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It's a Mix Out There!

With all of the wacky weather we've had in California, we're seeing a mix of spring and summer diseases in the lab here and through reports from superintendents.
Rapid blight and Waitea are still active on Poa greens as is pink snow mold here and there in Northern California.

Anthracnose still hasn't shown up from Poa greens just yet - but has been seen on stressed perennial ryegrass samples from roughs and on a bentgrass green in Idaho.

In this bentgrass case - low fertility contributed to the disease popping up on mechanically or weather damaged turf.

Bermudagrass samples are starting to show up in the lab with decline or other ETRI on the roots. As we get further into the summer transition to bermudagrass, superintendents are starting to see weak areas thinned out by pathogen activity on the roots over the winter. A healthy dose of sun, heat and water will probably get thinned out areas of bermudagrass to fill in, but take note of these areas and see if you can improve compaction, fertility or drainage here; environmental factors that usually contribute to decline, spring dead spot or ETRI damage on bermudagrass.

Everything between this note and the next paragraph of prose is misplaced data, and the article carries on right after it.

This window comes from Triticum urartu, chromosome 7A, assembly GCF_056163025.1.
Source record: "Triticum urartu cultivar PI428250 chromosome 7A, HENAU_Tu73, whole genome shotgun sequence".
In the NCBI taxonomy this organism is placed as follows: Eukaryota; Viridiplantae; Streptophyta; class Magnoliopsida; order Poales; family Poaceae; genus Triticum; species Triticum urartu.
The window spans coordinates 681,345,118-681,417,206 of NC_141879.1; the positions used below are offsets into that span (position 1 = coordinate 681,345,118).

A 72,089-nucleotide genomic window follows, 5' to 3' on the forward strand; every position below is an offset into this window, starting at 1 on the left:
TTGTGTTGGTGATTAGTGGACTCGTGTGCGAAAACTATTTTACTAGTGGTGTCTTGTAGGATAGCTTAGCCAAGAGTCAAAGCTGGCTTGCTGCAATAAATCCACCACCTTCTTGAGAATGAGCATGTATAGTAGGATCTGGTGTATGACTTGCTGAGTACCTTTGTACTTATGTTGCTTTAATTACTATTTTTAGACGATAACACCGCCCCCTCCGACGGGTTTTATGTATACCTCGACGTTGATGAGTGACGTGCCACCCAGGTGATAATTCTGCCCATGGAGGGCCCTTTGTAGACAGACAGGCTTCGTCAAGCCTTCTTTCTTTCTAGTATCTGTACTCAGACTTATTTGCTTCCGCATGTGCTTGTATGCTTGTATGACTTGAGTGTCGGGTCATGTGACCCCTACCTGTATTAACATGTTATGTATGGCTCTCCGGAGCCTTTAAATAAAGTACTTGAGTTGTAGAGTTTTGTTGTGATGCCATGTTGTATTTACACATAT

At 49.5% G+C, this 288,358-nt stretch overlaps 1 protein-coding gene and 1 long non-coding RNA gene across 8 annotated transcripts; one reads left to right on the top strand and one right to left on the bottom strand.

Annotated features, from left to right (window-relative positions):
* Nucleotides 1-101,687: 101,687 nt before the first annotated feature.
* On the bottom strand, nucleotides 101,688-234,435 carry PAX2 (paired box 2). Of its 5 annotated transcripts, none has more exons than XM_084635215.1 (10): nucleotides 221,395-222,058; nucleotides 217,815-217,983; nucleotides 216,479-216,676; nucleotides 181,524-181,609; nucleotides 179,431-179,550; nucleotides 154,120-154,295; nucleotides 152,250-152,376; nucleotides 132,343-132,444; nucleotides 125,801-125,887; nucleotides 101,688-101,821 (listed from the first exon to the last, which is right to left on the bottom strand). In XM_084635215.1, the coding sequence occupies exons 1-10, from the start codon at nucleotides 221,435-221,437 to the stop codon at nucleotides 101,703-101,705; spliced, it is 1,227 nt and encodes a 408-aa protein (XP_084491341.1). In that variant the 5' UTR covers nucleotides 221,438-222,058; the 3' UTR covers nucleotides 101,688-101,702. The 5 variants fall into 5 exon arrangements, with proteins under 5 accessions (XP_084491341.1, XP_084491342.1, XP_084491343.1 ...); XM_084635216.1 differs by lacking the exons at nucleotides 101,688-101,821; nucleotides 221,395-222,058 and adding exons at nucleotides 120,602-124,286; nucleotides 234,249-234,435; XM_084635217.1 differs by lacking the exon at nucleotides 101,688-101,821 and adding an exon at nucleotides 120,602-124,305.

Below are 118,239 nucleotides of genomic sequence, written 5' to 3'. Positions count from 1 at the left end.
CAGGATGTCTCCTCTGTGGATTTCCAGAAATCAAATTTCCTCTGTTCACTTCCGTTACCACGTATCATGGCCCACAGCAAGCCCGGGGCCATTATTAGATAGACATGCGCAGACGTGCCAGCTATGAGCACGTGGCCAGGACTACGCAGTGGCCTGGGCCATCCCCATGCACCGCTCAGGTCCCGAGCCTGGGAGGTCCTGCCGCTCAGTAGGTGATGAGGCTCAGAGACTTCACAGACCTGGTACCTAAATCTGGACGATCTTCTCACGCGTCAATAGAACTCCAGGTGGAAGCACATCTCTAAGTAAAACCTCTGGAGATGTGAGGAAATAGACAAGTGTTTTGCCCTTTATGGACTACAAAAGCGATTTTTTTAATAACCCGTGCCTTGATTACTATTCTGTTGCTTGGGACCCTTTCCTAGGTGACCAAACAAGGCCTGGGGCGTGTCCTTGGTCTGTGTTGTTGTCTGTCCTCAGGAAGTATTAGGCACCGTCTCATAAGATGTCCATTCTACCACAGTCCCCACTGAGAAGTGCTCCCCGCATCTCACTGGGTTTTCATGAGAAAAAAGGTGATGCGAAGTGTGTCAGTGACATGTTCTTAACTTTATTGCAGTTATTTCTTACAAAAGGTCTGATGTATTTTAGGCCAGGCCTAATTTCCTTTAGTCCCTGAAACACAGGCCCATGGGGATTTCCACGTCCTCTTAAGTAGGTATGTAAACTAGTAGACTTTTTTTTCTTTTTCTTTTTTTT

It's all about your roots: good roots now means less summer stress later
Already, we've been getting samples in the lab showing heat and summer stress. With rapid changes in weather and conditions, greens can go from looking good to looking like crap in a very short period of time. Often the first heat spell will show where you have good roots. The more roots you can put down before the summer heat starts the better. That means additional solid tine aerification, addressing dry spots will handwatering or soil wetting agents and most importantly, adequate nitrogen fertility. Poa/bent greens need at least a quarter pound of nitrogen per 1,000 sq ft/month and even up to half a pound if you have a lot of play or traffic. Give cool season turf enough food to grow now, because when we start going into the 90s and 100s, cool season turf will start to shut down and you may be in trouble if you don't have enough roots or plant mass to make it through the summer.

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